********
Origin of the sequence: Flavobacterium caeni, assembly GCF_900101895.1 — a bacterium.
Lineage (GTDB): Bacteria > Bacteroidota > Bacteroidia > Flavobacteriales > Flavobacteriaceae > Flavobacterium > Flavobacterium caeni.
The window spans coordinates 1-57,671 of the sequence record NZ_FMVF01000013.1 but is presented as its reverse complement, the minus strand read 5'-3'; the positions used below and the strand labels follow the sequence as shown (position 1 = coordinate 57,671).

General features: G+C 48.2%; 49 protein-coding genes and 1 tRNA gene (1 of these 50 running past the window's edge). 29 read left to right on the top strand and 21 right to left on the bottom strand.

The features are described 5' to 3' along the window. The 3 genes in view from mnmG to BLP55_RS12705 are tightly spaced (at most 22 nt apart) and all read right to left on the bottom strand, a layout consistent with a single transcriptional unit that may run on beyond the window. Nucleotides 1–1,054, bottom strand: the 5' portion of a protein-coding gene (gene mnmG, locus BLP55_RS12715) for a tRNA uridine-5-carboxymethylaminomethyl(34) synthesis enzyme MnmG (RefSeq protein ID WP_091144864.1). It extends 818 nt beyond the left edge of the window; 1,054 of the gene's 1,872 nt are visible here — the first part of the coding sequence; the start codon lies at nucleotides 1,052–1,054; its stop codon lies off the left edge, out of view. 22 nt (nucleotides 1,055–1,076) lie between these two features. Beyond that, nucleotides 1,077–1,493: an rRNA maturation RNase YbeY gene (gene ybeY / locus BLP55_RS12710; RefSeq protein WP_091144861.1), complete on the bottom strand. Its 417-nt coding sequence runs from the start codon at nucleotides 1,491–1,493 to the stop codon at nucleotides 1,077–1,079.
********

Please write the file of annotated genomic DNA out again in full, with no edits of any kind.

Origin of the sequence: Flavobacterium caeni, assembly GCF_900101895.1 — a bacterium.
Lineage (GTDB): Bacteria > Bacteroidota > Bacteroidia > Flavobacteriales > Flavobacteriaceae > Flavobacterium > Flavobacterium caeni.
The window spans coordinates 1-57,671 of the sequence record NZ_FMVF01000013.1 but is presented as its reverse complement, the minus strand read 5'-3'; the positions used below and the strand labels follow the sequence as shown (position 1 = coordinate 57,671).

General features: G+C 48.2%; 49 protein-coding genes and 1 tRNA gene (1 of these 50 running past the window's edge). 29 read left to right on the top strand and 21 right to left on the bottom strand.

The features are described 5' to 3' along the window. The 3 genes in view from mnmG to BLP55_RS12705 are tightly spaced (at most 22 nt apart) and all read right to left on the bottom strand, a layout consistent with a single transcriptional unit that may run on beyond the window. Nucleotides 1–1,054, bottom strand: the 5' portion of a protein-coding gene (gene mnmG, locus BLP55_RS12715) for a tRNA uridine-5-carboxymethylaminomethyl(34) synthesis enzyme MnmG (RefSeq protein ID WP_091144864.1). It extends 818 nt beyond the left edge of the window; 1,054 of the gene's 1,872 nt are visible here — the first part of the coding sequence; the start codon lies at nucleotides 1,052–1,054; its stop codon lies off the left edge, out of view. 22 nt (nucleotides 1,055–1,076) lie between these two features. Beyond that, nucleotides 1,077–1,493: an rRNA maturation RNase YbeY gene (gene ybeY / locus BLP55_RS12710; RefSeq protein WP_091144861.1), complete on the bottom strand. Its 417-nt coding sequence runs from the start codon at nucleotides 1,491–1,493 to the stop codon at nucleotides 1,077–1,079.